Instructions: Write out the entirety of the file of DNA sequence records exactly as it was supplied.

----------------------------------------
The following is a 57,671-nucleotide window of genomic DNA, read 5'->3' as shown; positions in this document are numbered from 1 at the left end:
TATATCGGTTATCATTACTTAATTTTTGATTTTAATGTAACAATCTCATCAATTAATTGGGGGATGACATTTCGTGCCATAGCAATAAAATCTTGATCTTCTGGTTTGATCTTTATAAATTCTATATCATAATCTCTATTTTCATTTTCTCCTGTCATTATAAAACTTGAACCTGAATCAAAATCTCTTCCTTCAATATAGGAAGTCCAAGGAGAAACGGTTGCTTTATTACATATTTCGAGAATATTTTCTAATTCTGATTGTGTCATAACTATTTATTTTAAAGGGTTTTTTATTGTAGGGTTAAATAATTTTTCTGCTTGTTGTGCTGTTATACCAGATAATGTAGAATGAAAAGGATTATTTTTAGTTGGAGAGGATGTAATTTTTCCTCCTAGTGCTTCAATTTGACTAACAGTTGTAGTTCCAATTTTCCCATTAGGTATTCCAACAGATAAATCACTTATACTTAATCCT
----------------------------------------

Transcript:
The following is a 57,671-nucleotide window of genomic DNA, read 5'->3' as shown; positions in this document are numbered from 1 at the left end:
TATATCGGTTATCATTACTTAATTTTTGATTTTAATGTAACAATCTCATCAATTAATTGGGGGATGACATTTCGTGCCATAGCAATAAAATCTTGATCTTCTGGTTTGATCTTTATAAATTCTATATCATAATCTCTATTTTCATTTTCTCCTGTCATTATAAAACTTGAACCTGAATCAAAATCTCTTCCTTCAATATAGGAAGTCCAAGGAGAAACGGTTGCTTTATTACATATTTCGAGAATATTTTCTAATTCTGATTGTGTCATAACTATTTATTTTAAAGGGTTTTTTATTGTAGGGTTAAATAATTTTTCTGCTTGTTGTGCTGTTATACCAGATAATGTAGAATGAAAAGGATTATTTTTAGTTGGAGAGGATGTAATTTTTCCTCCTAGTGCTTCAATTTGACTAACAGTTGTAGTTCCAATTTTCCCATTAGGTATTCCAACAGATAAATCACTTATACTTAATCCT